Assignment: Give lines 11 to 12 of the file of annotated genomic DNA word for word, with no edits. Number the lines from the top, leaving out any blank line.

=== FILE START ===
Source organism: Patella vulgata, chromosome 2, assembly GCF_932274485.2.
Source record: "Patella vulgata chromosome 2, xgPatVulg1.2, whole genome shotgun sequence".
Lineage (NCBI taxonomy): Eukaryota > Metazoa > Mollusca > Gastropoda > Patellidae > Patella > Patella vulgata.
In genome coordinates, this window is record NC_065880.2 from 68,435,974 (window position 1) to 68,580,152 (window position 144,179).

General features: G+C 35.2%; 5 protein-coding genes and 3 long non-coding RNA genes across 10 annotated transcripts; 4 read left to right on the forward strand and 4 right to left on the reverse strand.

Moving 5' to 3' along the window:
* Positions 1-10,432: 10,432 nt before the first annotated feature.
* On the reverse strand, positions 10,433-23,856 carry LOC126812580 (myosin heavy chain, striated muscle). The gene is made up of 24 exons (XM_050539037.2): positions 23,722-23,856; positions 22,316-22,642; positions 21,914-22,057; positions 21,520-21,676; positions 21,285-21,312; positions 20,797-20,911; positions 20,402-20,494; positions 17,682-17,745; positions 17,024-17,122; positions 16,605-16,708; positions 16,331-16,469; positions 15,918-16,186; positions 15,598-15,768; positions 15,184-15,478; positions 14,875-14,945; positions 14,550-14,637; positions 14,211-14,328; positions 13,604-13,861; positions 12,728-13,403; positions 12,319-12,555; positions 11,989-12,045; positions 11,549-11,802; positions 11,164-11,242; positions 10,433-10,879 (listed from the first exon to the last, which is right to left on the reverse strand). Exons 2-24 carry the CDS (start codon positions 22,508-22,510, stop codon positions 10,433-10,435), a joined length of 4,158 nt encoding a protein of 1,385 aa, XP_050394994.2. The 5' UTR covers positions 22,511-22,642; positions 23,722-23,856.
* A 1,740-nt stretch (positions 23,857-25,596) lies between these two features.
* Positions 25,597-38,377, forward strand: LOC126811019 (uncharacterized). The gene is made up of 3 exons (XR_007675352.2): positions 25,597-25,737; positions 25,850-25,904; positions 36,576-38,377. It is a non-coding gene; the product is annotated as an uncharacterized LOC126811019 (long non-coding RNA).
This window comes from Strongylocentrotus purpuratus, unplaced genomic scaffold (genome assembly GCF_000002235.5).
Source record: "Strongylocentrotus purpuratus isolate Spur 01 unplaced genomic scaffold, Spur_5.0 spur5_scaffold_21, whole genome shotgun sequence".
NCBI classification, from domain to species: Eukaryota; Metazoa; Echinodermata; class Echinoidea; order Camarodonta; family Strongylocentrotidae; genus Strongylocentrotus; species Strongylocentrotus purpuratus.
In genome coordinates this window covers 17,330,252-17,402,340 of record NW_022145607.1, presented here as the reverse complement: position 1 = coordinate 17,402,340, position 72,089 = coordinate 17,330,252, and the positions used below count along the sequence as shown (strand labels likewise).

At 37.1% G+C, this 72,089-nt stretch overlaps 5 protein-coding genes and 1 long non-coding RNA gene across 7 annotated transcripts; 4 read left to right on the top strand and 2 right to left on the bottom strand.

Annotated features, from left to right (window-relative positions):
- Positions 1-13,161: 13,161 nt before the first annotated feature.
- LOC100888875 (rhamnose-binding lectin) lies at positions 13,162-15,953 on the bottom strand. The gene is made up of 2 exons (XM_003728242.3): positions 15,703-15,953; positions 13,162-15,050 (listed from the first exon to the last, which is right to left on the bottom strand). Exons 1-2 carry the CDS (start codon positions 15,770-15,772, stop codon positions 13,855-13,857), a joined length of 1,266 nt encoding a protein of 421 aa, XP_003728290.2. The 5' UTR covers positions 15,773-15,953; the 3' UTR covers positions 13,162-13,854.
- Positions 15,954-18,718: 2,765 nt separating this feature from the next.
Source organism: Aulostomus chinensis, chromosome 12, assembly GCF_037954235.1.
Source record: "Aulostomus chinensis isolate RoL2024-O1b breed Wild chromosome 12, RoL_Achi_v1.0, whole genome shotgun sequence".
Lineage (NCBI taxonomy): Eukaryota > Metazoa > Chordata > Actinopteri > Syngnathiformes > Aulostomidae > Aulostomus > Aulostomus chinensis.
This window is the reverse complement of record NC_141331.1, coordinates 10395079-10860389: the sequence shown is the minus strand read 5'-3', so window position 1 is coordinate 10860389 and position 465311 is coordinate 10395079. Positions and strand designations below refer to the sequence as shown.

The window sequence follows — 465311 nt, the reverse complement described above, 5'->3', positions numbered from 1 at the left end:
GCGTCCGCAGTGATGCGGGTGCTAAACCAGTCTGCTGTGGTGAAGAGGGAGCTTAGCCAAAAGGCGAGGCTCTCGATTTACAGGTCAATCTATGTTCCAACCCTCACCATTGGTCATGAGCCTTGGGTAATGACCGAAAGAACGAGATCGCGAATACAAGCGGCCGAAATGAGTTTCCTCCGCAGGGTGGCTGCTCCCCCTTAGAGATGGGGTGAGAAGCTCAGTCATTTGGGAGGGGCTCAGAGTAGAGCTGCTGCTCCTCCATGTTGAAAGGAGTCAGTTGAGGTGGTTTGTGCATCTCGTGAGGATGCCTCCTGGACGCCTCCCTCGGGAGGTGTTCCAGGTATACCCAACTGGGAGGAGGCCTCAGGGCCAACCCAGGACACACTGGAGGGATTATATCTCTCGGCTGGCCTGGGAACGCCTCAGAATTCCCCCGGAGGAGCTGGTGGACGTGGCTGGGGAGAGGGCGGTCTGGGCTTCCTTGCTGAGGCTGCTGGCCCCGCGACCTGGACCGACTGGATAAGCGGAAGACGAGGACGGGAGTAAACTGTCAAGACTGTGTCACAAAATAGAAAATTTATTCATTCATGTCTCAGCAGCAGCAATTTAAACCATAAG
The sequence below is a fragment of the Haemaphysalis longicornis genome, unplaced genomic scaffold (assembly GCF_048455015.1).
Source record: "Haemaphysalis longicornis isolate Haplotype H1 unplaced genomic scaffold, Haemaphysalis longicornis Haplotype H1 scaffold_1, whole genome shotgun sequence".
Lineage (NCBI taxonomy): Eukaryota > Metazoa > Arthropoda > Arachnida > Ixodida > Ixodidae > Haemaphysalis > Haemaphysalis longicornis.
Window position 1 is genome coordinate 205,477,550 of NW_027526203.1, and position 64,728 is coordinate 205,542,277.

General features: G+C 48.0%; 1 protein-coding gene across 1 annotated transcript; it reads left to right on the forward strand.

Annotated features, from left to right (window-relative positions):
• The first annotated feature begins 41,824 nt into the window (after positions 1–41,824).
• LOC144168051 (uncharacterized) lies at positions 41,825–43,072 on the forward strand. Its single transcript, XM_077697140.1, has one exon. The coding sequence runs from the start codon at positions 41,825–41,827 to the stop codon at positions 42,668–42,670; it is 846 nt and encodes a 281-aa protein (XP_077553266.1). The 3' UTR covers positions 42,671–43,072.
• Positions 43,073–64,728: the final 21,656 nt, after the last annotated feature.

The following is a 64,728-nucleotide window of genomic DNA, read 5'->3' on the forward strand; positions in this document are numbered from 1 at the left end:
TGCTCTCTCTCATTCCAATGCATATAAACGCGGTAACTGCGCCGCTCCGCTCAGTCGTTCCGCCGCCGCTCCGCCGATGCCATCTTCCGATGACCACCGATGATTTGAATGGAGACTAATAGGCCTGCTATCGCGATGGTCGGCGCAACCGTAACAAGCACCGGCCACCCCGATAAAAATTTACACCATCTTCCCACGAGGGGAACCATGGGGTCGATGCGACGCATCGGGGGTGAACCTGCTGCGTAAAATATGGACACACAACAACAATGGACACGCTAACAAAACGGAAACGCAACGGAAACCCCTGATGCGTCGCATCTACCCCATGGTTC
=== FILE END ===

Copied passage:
This window comes from Strongylocentrotus purpuratus, unplaced genomic scaffold (genome assembly GCF_000002235.5).
Source record: "Strongylocentrotus purpuratus isolate Spur 01 unplaced genomic scaffold, Spur_5.0 spur5_scaffold_21, whole genome shotgun sequence".